On eve of health ruling, Ruth Bader Ginsburg predicts 'sharp disagreement'

People rally on the sidewalk during legal arguments over the Affordable Care Act at the Supreme Court. (Photo: Reuters | Date: Mar. 27, 2012)

With a wry smile, Justice Ruth Bader Ginsburg laid waste Friday to all those rumors about the fate of the Affordable Care Act in the Supreme Court.

Those who know don’t talk. And those who talk don’t know,” she quipped Friday night at a conference hosted by the American Constitution Society at the Capital Hilton.  Ginsburg said she was responding to a "steady stream of rumors and fifth-hand accounts" about the court's deliberations on the law. 
Careful not to tip her hand on the court’s ruling — expected in the next two weeks — Ginsburg described the oral arguments in the case as unprecedented for the number of “press conferences, prayer circles, protests and counterprotests” that occurred on the courthouse steps.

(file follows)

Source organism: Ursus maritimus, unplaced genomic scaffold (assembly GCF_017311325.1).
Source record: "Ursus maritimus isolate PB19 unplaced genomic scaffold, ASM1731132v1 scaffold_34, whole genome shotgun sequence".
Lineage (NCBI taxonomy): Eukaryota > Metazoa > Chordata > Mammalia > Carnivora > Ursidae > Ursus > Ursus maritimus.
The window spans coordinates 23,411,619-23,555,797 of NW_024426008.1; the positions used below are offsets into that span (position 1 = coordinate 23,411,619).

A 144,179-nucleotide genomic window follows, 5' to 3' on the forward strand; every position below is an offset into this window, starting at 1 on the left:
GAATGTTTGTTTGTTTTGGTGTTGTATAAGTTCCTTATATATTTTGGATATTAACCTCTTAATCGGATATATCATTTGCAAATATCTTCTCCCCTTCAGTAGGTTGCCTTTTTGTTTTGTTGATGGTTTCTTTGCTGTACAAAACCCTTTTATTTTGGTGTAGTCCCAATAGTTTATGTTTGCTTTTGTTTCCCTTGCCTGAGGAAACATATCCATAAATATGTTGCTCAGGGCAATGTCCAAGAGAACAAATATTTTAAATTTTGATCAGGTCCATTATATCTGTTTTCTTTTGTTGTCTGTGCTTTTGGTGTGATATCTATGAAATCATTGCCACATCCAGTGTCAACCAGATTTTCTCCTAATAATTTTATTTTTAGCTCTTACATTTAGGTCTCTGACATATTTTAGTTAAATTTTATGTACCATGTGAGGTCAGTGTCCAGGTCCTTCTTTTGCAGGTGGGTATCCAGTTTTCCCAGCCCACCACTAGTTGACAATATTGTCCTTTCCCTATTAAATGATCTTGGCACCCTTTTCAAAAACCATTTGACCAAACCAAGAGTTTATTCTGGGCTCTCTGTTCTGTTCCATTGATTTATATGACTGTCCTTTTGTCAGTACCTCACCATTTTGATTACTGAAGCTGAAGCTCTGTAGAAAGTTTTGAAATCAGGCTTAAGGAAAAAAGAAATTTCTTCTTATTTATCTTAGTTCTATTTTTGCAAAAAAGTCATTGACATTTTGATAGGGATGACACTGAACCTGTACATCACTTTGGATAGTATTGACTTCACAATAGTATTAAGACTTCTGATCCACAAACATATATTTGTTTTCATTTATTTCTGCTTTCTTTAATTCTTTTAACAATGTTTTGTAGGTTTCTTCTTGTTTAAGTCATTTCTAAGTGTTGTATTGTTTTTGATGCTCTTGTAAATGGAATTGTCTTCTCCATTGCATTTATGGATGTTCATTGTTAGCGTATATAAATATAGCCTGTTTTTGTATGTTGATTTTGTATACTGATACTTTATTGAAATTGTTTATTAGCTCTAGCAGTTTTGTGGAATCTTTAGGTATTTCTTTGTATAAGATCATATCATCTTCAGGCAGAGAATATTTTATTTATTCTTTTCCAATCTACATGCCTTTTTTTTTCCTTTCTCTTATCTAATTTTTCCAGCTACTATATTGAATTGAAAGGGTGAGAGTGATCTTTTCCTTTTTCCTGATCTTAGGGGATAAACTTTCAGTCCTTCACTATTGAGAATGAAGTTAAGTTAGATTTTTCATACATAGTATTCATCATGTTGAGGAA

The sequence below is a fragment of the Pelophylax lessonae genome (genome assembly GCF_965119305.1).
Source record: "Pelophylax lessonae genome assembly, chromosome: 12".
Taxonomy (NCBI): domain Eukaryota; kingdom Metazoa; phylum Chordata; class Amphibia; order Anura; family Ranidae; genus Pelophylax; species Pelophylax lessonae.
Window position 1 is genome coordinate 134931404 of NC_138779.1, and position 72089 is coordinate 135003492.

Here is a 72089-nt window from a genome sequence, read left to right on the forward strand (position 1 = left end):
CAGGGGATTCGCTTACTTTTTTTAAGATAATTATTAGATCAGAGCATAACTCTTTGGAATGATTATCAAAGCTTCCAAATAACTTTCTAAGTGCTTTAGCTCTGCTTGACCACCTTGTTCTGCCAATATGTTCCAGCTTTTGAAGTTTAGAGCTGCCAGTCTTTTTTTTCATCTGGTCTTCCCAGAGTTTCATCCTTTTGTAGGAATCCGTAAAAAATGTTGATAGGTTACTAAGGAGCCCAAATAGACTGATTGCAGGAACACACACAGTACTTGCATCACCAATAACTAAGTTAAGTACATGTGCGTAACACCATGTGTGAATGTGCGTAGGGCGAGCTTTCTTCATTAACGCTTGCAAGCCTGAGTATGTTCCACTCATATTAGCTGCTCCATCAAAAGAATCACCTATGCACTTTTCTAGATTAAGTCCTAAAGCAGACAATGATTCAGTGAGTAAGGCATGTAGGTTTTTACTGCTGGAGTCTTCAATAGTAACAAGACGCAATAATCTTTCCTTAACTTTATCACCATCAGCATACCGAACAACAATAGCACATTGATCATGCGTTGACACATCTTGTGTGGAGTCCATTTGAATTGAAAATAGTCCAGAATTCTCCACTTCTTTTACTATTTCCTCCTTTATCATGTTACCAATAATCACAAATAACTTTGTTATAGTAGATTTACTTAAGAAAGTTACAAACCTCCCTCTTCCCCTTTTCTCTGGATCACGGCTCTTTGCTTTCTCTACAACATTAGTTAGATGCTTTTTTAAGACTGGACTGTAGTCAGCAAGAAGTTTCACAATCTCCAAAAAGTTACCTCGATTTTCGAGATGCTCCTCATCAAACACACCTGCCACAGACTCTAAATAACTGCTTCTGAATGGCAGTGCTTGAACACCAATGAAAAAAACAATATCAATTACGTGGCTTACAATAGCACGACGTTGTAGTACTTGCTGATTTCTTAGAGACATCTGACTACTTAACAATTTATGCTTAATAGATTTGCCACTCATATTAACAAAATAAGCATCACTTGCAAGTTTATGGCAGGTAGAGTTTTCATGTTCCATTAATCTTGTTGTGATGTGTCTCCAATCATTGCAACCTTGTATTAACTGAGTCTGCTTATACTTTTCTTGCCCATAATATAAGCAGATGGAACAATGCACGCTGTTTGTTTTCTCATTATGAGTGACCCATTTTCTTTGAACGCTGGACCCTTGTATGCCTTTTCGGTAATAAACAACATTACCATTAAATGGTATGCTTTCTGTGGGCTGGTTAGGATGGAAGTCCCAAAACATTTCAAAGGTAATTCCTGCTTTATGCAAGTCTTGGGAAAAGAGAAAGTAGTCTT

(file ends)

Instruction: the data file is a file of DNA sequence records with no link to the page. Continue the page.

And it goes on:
Although she offered no insight into the tightly held decisions of her colleagues, Ginsburg did indicate that many of the court’s decisions over the next two weeks — which are also expected to include an FCC indecency ruling — might be close.
The 21 remaining decisions, she said, were “many of the most controversial cases” that the court reviewed this term.
“It is likely that the sharp disagreement rate will go up next week and the week after,” she said.
Although the oral arguments on the ACA spanned six hours over three days, she noted that a case cited during those arguments — McCullough v. Maryland — featured oral arguments that spanned nine days over two months.
Ginsburg noted that one ACA-related question the court must decide is whether the whole law must fall if the individual mandate is unconstitutional — “or may the mandate be chopped, like a head of broccoli, from the rest of it?”
But no, she didn't drop any hints about what the answer will be.

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